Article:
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Plans to build windfarm are blown out to protect landscape  

Credit:  Scunthorpe Telegraph, www.thisisscunthorpe.co.uk 11 January 2011 ~~

Plans to build an 18-turbine wind farm were thrown out as it would have been “particularly harmful” to the northern Lincolnshire landscape.

Councillors sitting on the North Lincolnshire Planning Committee turned down RWE npower Renewables’ plans to erect the 125m high turbines at Horkstow, near South Ferriby, when they met last month.

But the reasons for refusal, which have now been published, were deferred to ensure they were defendable should an appeal be lodged.

In an agenda for tomorrow’s planning meeting the reasons for refusing the Saxby Wind Farm application are stated. The report reads: “The proposed development would introduce very substantial industrial structures into an area of significant natural beauty, which is largely unspoilt, on the highest and most prominent point in North Lincolnshire, where the landscape is characterised by gently rolling agricultural land within the Wolds.

“In this area vertical structures of the size and scale proposed would be particularly harmful to the visual amenity of wide areas of North Lincolnshire and beyond.”

The report explains that the application is contrary to policy LC7 (Landscape Protection) of the North Lincolnshire Local Plan and policy ENV10 (Landscape) of the Regional Spatial Strategy.

Nigel Sherwood, Conservative councillor for Brigg and Wolds ward, sits on the council’s planning committee.

He said: “I believe the council is absolutely right to make sure they cross the Ts and dot the Is, as legislation has changed.

“The applicants have the right to appeal and they have the right for costs.

“It’s only right and proper that local authorities have meetings to make sure they’ve got everything right as if they haven’t and make a mistake there’s a massive cost to the taxpayer.”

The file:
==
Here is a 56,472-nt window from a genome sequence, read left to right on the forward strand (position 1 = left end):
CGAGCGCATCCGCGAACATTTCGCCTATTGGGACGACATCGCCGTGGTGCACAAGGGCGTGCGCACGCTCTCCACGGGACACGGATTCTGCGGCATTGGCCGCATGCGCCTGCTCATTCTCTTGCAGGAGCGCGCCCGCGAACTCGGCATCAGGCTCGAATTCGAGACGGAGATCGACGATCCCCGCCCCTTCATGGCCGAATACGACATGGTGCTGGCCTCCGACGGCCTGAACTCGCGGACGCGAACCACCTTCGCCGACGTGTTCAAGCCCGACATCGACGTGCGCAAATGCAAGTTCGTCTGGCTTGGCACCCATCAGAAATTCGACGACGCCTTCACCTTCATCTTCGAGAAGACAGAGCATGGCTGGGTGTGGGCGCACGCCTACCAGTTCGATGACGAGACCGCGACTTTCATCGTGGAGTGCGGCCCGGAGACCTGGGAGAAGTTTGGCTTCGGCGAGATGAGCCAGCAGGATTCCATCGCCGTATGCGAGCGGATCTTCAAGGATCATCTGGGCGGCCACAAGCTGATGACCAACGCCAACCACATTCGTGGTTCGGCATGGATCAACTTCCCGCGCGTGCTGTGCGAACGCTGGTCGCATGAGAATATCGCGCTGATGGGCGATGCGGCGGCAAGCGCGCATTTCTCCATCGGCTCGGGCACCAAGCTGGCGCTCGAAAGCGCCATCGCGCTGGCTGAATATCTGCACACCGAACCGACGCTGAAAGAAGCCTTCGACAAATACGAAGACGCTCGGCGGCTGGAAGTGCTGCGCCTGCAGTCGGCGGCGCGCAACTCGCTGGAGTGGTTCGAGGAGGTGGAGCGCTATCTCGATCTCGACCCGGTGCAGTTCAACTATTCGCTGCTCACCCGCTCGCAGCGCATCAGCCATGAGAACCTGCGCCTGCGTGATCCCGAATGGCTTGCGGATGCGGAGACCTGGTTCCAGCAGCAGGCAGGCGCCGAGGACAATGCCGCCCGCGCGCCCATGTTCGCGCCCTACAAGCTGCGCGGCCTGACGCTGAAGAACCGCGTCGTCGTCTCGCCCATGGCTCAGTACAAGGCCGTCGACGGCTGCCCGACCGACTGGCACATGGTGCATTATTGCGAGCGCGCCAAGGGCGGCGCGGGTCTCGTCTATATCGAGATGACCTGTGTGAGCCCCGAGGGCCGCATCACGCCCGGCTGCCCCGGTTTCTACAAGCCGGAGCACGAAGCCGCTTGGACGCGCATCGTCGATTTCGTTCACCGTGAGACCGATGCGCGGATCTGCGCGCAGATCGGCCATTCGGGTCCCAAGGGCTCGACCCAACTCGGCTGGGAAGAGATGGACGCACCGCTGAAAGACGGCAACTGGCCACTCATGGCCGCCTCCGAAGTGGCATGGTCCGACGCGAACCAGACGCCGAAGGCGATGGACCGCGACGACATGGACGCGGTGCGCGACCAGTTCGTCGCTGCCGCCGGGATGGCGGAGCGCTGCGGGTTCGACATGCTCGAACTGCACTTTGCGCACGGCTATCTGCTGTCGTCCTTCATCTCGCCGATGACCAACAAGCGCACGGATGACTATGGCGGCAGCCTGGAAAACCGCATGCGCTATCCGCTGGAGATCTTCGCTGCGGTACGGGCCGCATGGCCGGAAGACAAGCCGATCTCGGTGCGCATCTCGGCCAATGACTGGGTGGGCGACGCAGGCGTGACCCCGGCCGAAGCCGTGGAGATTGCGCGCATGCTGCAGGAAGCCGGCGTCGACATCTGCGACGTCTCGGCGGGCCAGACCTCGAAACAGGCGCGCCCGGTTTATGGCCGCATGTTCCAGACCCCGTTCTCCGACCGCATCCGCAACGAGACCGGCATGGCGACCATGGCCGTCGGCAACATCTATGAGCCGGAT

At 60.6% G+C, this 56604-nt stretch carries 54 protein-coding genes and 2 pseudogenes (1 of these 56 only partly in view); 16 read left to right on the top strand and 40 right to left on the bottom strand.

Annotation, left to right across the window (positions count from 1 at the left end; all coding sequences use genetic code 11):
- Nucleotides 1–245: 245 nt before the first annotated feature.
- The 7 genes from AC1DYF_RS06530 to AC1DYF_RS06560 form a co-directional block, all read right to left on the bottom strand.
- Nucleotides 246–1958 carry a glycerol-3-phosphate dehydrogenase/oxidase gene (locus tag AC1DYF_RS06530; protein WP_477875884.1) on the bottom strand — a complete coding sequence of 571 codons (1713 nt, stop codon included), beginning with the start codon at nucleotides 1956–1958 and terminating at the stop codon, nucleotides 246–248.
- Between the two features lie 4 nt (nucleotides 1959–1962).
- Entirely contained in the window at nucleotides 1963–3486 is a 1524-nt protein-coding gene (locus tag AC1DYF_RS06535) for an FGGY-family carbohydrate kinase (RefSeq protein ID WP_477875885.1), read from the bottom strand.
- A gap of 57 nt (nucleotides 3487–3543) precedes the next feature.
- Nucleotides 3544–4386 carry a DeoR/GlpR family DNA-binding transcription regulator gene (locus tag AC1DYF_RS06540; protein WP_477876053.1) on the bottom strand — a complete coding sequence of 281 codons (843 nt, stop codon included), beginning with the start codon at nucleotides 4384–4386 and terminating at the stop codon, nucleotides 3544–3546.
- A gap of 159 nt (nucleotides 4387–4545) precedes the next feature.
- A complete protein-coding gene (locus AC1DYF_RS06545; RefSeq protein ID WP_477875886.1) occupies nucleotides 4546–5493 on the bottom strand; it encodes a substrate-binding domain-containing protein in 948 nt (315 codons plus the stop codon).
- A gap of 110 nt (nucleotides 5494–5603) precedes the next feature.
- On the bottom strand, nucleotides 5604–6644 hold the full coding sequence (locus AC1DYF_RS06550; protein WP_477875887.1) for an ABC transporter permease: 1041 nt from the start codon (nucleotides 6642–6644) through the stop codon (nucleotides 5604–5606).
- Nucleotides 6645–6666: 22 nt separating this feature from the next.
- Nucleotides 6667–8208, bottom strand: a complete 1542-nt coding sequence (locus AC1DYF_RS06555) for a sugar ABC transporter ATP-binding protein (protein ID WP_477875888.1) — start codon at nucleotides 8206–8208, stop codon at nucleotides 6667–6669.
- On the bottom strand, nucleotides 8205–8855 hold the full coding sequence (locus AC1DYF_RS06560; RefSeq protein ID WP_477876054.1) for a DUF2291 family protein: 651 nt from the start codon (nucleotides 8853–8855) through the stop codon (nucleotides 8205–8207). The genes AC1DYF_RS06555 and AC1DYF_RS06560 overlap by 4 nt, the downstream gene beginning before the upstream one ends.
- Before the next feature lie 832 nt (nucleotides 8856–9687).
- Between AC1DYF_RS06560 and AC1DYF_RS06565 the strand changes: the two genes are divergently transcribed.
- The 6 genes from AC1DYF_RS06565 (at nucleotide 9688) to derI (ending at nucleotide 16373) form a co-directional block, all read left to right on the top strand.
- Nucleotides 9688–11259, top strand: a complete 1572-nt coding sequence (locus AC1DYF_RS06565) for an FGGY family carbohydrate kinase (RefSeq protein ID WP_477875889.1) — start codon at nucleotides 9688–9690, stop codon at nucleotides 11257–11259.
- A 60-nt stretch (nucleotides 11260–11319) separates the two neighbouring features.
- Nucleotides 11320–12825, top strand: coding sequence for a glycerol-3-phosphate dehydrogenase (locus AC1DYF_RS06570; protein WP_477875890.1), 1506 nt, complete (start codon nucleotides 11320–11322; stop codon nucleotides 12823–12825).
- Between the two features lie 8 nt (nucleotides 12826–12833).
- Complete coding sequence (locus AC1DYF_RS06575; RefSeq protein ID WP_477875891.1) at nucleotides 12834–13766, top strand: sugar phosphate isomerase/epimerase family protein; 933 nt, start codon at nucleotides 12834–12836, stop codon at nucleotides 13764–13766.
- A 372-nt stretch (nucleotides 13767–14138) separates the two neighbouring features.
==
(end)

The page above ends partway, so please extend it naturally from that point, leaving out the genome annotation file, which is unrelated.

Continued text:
Mr Sherwood moved to refuse the wind farm application at the meeting on December 15.

He says an objective approach was taken and the application was refused as it was contrary to planning policy.

But he does not think this is the end of the matter.

“There might be some way they can alter the application,” said Mr Sherwood. “Maybe they could make the wind turbines smaller.”

Source:  Scunthorpe Telegraph, www.thisisscunthorpe.co.uk 11 January 2011

This article is the work of the source indicated. Any opinions expressed in it are not necessarily those of National Wind Watch.

The copyright of this article resides with the author or publisher indicated. As part of its noncommercial effort to present the environmental, social, scientific, and economic issues of large-scale wind power development to a global audience seeking such information, National Wind Watch endeavors to observe “fair use” as provided for in section 107 of U.S. Copyright Law and similar “fair dealing” provisions of the copyright laws of other nations. Send requests to excerpt, general inquiries, and comments via e-mail.

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